Statement on the Death of Scott Minerd
The Wilson Center is shocked and saddened to learn of the death of Scott Minerd. “The Arctic and the Wilson Center lost a good friend. Scott dedicated time, energy, and resources to the Arctic, a region he believed in,” said Ambassador Mark Green, President, CEO, Woodrow Wilson Center.
The Woodrow Wilson Center and Polar Institute mourn the loss of our friend and colleague Scott Minerd, global chief investment officer and managing partner at Guggenheim
Partners. We extend our deepest condolences to his family, friends, and colleagues. “The Arctic and the Wilson Center lost a good friend. Scott dedicated time, energy, and resources to the Arctic, a region he believed in,” said Ambassador Mark Green, President, CEO, Woodrow Wilson Center.
Scott was an ally and champion of the people of the Arctic and all who cared about its future. Scott led the creation of the Arctic Investment Protocol (AIP), convening national, sub-national, regional, and international experts to create the AIP, which is considered a roadmap to advancing equitable and sustainable development in the North and is now under the aegis of the Arctic Economic Council.
Scott was the driving force behind the development of Guggenheim Partners’ Arctic infrastructure inventory. First established to gauge the state of infrastructure development throughout the region, the inventory was transferred to the Polar Institute so that it would become an open-source database for the people, scholars, investors, and students of the North. Scott’s support enabled the Institute to establish the Arctic Infrastructure Inventory Project and expand its holdings from just over 800 to nearly 8000 projects.
Yet Scott’s commitment to the Arctic went far beyond these two enduring efforts. He brought business acumen, resources, energy, and insights to dozens of Arctic conferences, symposia, and meetings. In the Arctic he saw the potential for economic development in a way that meets the needs of the citizens of the North while providing a profitable return on investment.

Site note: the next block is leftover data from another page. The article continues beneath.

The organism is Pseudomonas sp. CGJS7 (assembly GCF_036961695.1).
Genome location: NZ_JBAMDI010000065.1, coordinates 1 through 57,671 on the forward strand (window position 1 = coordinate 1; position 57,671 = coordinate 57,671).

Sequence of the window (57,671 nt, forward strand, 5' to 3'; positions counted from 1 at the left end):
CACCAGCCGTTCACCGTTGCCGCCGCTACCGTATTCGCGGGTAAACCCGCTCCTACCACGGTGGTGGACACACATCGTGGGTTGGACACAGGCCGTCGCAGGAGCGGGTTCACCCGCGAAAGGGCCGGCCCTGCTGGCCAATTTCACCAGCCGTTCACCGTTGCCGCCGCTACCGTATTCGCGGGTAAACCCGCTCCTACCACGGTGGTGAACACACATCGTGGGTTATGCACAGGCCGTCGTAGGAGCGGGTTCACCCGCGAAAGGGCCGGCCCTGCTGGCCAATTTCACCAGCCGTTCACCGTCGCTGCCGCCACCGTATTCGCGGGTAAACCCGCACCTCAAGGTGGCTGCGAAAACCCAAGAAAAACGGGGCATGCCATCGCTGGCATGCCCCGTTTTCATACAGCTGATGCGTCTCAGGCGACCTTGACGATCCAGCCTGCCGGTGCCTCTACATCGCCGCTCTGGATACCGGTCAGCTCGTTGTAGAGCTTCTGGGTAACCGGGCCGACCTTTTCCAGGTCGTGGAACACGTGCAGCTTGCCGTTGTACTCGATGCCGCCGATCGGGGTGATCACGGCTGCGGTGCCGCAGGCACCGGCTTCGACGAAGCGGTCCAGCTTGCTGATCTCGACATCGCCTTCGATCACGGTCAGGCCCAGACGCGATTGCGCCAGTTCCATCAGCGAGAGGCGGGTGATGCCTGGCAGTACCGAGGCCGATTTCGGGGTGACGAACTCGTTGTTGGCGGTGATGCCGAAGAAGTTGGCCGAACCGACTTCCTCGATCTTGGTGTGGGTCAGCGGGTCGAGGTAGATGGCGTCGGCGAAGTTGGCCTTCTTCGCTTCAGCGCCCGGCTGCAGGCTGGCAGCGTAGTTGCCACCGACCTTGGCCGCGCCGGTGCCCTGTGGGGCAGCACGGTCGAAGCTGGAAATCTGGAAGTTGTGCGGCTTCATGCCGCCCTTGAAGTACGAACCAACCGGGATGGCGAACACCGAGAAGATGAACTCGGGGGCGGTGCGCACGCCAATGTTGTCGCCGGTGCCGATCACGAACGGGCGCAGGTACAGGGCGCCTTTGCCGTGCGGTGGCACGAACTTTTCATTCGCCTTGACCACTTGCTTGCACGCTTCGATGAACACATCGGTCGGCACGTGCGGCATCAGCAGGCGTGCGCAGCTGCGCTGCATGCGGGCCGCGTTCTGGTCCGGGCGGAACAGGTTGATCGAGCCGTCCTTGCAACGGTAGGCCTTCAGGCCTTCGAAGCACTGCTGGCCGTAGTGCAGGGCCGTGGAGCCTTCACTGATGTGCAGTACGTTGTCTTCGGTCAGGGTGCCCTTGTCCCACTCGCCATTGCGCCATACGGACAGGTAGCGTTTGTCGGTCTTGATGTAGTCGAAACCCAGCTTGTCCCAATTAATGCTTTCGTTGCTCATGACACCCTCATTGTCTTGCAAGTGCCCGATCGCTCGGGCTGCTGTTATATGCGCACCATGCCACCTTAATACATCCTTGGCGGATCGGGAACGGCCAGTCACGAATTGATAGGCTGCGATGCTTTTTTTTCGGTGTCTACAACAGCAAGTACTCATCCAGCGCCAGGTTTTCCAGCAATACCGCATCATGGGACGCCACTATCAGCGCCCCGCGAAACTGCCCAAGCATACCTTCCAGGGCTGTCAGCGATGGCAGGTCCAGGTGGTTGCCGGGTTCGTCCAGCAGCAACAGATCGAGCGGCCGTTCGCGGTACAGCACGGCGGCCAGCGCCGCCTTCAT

Mike Sfraga, Chair and distinguished fellow with the Polar Institute said, “What many of us knew well is Scott was not singularly interested in making money in the Arctic, he wanted to make friends in the Arctic, he wanted to help shape a brighter future for the people of the Arctic, he wanted to be a part of addressing the many challenges facing communities throughout the Arctic. He wanted to make a difference. He did, and he will be missed.”
Since its inception in 2017, the Polar Institute has become a premier forum for discussion and policy analysis of Arctic and Antarctic issues, and is known in Washington, DC and elsewhere as the Arctic Public Square. The Institute holistically studies the central policy issues facing these regions—with an emphasis on Arctic governance, climate change, economic development, scientific research, security, and Indigenous communities—and communicates trusted analysis to policymakers and other stakeholders. Read more